In 1951, Irvin was the catalyst of the Giants' unfathomable regular-season comeback to overtake the Dodgers in the pennant race, batting .312 with 24 homers and a league-leading 121 RBI. Irvin hit .458 in the World Series, but his efforts are historically overshadowed by teammate Bobby Thomson’s pennant-winning “Shot Heard ‘Round the World.”
Following a dope MLB career in which Irvin batted .293 in 764 games, he continued working in baseball as a scout for the NY Mets from 1967 to 1968 and later spent 17 years (1968–1984) as a public relations specialist for the commissioner’s office. He was enshrined in Cooperstown in 1973, primarily because of his undisputed Negro Leagues dominance. Today, he actively campaigns for recognition of deserving Negro league veterans, and his number 20 was retired by the San Francisco Giants in a 2010 ceremony.
The accomplishments of players like Irvin should be especially celebrated during Black History Month. Not only was Irvin an inspiration to African-Americans, he was an international ambassador for baseball and helped plant the seeds for MLB’s current Latin explosion by playing in Puerto Rico and Cuba during the late 1940’s.
Kendrick offered an anecdote about Irvin that exemplifies his impact on the Latin American players who have come to dominate the game of baseball. Their participation in the sport can be attributed to Irvin and his Negro League teammates who traveled to Latin countries and dazzled the diamond.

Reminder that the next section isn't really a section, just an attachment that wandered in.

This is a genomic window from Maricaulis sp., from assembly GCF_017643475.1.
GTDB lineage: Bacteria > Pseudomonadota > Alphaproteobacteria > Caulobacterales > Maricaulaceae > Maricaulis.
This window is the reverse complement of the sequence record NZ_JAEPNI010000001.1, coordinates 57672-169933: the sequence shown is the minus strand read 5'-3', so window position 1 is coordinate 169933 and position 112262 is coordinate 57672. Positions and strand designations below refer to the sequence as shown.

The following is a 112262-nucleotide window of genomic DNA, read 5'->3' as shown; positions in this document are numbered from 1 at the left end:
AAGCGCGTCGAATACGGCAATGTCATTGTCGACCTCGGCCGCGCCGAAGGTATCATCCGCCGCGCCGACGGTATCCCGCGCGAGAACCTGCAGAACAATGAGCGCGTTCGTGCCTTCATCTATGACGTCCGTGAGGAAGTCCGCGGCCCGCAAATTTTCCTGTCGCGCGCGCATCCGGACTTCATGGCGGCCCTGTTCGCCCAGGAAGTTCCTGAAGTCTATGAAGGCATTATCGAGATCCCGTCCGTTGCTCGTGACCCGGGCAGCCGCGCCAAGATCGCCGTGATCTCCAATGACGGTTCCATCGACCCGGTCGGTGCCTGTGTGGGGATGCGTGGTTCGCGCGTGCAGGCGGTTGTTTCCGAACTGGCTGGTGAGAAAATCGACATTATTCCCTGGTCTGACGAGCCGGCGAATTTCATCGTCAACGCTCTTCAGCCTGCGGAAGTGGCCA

“It’s a little-know story that these Negro League players would go to those countries and they were often times the first Americans to play in those Latin American countries," Kendrick said. "They became heroes in those countries. They stayed in the finest hotels and ate in the finest restaurants that those countries had to offer, and of course would come back home and be treated like second class citizens. So a lot of those men enjoyed liberties in those countries that they didn’t in their own and those Hispanic players literally patterned their games after those great Negro League stars.”
Earlier in the year Kendrick says he was talking to Roberto Clemente Jr., whose iconic dad will be honored by the Negro Leagues Museum in April during its new “Hall of Game” induction ceremony. The Hall of Game offers some historical refuge to players who were clearly the best ballers of their eras, but whose HOF chances may be inhibited in some way (steroids, career length, and injuries, under appreciation).
Somewhere along the way, baseball writers got it wrong when they left out black ballplayers like Curt Flood, Dick Allen,Frank White,Lou Whitaker and Dave Parker in their balloting for the National Baseball Hall of Fame. The Hall of Fame claims to immortalize the greats of the game, but all of these men, for large stretches of their Major League careers, were among the best at their positions.